The best and the brightest who still make the decisions on the allocation of American capital don’t think the errors of their intellectual and career peers amount to all that much. They are incorrect. The extent to which they are incorrect will be played out over the next three or four years.

The estimated loss in the mortgage market is $500 billion. The losses are not yet finished. The subprime losses seem to be slowing, but no one has suggested that all of the losses are behind us. They say the worst of the losses are behind us, but not all of them. So, month by month, we can be sure that the financial press will report that another bank or another financial institution has lost another billion dollars or $2 billion or $5 billion. We will be assured, once again, that the worst is behind us.

Next on the daisy chain of disaster are the Alt-A mortgage loans. These loans are the loans that are considered one notch above the subprime loans. There are at least $500 billion of Alt-A loans. The total is probably even larger.

Also beginning to disintegrate is what are known as pay-option ARMs. I have discussed this before. These are what used to be called backward-walking mortgages. The borrower is not required to make a monthly payment that covers the repayment of principal, interest, and insurance. It may cover only a third of the payment on the principal. Then, without warning, the borrower is notified by the lender that the loan has re-set, and his new monthly payment is three times higher than his previous monthly payment. At this point, he begins to fall behind on his monthly payments. At present, 48% of all those notified that their payments have increased are behind on their mortgage payments. But this is only the early stage of the re-sets. The re-sets will be going on for the next five years. They will escalate sharply through 2009 all the way through 2011. This market is in the range of $600 billion. About 60% of these loans were made in California. So, you think that California real estate is a disaster zone this year. Come back in three years and see what is going on.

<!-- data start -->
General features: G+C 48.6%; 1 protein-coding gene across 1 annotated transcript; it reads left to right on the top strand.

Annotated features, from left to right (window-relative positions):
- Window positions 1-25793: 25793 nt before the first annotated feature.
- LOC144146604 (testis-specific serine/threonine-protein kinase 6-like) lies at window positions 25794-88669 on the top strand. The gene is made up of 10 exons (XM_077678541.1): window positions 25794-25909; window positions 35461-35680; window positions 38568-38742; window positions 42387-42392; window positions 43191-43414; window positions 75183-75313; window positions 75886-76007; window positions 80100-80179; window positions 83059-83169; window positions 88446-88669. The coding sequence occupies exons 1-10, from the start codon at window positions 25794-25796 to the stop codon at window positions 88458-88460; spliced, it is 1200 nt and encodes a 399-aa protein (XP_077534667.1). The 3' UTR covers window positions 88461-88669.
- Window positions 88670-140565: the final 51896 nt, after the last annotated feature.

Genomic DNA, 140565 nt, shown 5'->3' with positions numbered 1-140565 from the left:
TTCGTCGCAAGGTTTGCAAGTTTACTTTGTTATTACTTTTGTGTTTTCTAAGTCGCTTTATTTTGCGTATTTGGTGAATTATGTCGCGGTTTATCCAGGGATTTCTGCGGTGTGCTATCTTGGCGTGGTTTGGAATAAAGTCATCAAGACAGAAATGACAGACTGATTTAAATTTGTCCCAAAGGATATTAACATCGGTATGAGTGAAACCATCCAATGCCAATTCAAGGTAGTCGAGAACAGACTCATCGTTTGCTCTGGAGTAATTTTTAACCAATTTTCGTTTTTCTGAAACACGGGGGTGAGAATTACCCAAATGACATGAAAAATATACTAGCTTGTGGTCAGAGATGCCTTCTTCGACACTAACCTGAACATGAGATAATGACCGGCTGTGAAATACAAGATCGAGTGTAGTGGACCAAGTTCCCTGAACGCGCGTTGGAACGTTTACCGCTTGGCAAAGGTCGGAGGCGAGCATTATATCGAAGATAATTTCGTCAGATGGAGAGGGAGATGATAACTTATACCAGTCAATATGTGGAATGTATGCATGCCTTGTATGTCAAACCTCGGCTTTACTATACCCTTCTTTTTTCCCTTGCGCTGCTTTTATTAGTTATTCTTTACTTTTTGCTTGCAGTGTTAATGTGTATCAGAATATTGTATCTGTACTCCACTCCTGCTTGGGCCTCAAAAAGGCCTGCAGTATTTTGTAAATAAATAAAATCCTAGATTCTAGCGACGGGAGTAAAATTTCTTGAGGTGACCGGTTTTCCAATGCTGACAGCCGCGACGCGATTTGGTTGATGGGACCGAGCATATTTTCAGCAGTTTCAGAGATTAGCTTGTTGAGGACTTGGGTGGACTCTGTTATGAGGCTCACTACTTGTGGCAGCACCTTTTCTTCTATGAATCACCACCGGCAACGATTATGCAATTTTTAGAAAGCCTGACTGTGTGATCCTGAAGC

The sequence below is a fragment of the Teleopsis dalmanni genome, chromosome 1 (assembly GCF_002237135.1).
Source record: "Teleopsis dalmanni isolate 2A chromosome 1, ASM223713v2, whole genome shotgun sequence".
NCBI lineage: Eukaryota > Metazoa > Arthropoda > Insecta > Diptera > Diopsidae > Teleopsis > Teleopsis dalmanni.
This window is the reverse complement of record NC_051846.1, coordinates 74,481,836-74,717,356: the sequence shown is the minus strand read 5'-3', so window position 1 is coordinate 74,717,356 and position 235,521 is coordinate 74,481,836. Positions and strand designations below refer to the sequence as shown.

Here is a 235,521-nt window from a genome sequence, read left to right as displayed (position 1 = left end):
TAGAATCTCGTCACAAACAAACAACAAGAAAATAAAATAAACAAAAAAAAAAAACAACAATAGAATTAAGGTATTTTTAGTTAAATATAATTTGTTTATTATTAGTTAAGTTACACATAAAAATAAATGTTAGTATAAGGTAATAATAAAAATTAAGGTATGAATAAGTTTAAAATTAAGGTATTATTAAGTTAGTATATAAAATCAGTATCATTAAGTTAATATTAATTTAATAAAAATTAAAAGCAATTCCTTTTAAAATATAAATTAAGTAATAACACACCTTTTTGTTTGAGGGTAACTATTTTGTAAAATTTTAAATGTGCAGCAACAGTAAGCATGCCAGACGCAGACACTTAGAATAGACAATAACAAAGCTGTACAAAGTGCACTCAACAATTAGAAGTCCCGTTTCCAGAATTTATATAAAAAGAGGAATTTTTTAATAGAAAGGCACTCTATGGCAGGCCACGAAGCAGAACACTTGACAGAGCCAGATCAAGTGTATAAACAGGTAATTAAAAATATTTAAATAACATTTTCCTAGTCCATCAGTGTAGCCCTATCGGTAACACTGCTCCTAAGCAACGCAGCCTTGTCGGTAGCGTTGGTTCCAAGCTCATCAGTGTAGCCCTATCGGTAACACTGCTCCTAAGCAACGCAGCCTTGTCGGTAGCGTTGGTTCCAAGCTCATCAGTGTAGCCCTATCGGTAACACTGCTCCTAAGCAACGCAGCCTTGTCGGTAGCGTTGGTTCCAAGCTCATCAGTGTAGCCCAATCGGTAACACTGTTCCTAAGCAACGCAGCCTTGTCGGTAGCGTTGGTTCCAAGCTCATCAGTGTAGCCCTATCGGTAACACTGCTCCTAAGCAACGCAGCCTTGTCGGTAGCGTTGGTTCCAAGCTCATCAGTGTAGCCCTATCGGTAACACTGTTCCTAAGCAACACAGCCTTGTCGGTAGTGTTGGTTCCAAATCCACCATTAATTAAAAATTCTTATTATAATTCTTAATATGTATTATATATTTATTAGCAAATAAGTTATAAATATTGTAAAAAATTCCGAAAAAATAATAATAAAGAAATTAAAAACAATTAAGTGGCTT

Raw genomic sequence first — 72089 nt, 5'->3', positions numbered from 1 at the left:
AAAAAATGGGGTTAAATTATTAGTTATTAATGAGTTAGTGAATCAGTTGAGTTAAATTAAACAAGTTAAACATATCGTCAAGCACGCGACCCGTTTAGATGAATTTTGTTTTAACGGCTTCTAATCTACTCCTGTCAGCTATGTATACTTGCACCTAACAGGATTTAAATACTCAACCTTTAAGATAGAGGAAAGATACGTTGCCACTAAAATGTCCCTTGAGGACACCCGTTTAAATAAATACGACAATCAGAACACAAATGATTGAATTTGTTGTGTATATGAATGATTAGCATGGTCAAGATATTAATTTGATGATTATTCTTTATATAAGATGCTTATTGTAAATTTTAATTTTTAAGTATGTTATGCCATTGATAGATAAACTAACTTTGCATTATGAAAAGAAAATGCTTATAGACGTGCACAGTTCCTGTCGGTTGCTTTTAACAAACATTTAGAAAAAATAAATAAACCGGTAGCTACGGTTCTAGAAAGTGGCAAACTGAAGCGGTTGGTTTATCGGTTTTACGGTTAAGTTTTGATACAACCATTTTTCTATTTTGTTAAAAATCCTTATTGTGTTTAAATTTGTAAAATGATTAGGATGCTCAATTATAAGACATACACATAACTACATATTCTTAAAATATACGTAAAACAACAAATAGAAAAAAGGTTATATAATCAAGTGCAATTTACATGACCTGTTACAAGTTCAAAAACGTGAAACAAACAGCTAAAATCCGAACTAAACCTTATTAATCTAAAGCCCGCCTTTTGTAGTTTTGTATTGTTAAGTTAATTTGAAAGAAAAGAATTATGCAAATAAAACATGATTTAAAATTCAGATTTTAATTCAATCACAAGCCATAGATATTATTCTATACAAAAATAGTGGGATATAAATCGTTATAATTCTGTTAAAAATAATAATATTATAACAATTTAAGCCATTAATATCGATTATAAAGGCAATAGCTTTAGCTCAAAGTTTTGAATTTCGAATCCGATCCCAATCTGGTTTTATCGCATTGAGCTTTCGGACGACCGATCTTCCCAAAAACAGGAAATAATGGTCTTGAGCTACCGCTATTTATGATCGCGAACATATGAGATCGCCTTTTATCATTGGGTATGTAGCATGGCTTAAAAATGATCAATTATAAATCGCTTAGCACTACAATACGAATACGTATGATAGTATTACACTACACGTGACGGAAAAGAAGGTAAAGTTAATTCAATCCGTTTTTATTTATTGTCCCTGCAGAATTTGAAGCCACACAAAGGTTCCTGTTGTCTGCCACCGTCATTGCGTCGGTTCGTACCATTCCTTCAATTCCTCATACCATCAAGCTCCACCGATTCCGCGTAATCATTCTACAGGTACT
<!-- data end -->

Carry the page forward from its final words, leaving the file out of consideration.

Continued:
The unraveling of all of these mortgage loans caught the lenders by surprise. Despite numerous warnings in the contrarian newsletter field, the best and the brightest in the richest and most successful financial institutions and banks in the United States encouraged these loans in 2004 and 2005. Alan Greenspan publicly encouraged these loans.

The smart money was unbelievably stupid money. They stuck their own investors into disasters. They sucked large European banks into disasters.

The man who saw this most clearly and wrote about it constantly for seven years was Dr. Kurt Richebächer. He wrote from 2001 to 2007 that Greenspan’s easy money policies would produce the worst recession since the Great Depression. He was convinced that fiat money was leading the best and the brightest of American financial experts into making loans that would inevitably blow up in their faces. Of course, that means that the loans will blow up in our faces. Every month, his newsletter warned that this mania for debt could not be sustained for much longer. The problem is, he kept saying this, but nothing happened. People dismissed him as someone who was old-fashioned. He died in August of 2007, the month that his predictions began to come true. That was the month that the credit markets of the West froze up.